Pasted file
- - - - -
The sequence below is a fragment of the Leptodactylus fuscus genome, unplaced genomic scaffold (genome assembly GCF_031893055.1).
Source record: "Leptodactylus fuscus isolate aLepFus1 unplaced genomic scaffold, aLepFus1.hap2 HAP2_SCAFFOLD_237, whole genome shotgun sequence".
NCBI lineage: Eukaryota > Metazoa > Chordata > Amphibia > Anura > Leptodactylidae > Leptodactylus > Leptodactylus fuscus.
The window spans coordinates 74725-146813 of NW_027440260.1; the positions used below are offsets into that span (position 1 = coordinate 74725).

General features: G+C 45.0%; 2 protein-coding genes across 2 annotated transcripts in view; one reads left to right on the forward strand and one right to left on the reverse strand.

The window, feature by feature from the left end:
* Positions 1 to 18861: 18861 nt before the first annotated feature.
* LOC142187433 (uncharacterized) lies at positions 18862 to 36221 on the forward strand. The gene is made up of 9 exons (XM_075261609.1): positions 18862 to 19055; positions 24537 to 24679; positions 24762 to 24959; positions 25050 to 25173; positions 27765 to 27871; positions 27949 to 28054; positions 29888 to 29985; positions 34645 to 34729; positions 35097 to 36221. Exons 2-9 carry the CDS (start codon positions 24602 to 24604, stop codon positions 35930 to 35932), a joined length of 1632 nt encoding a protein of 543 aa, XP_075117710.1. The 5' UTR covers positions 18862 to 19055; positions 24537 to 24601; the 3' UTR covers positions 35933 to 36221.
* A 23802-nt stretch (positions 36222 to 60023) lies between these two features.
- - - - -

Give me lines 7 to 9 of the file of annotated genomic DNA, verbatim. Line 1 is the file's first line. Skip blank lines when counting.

* Positions 1 to 18861: 18861 nt before the first annotated feature.
* LOC142187433 (uncharacterized) lies at positions 18862 to 36221 on the forward strand. The gene is made up of 9 exons (XM_075261609.1): positions 18862 to 19055; positions 24537 to 24679; positions 24762 to 24959; positions 25050 to 25173; positions 27765 to 27871; positions 27949 to 28054; positions 29888 to 29985; positions 34645 to 34729; positions 35097 to 36221. Exons 2-9 carry the CDS (start codon positions 24602 to 24604, stop codon positions 35930 to 35932), a joined length of 1632 nt encoding a protein of 543 aa, XP_075117710.1. The 5' UTR covers positions 18862 to 19055; positions 24537 to 24601; the 3' UTR covers positions 35933 to 36221.
* A 23802-nt stretch (positions 36222 to 60023) lies between these two features.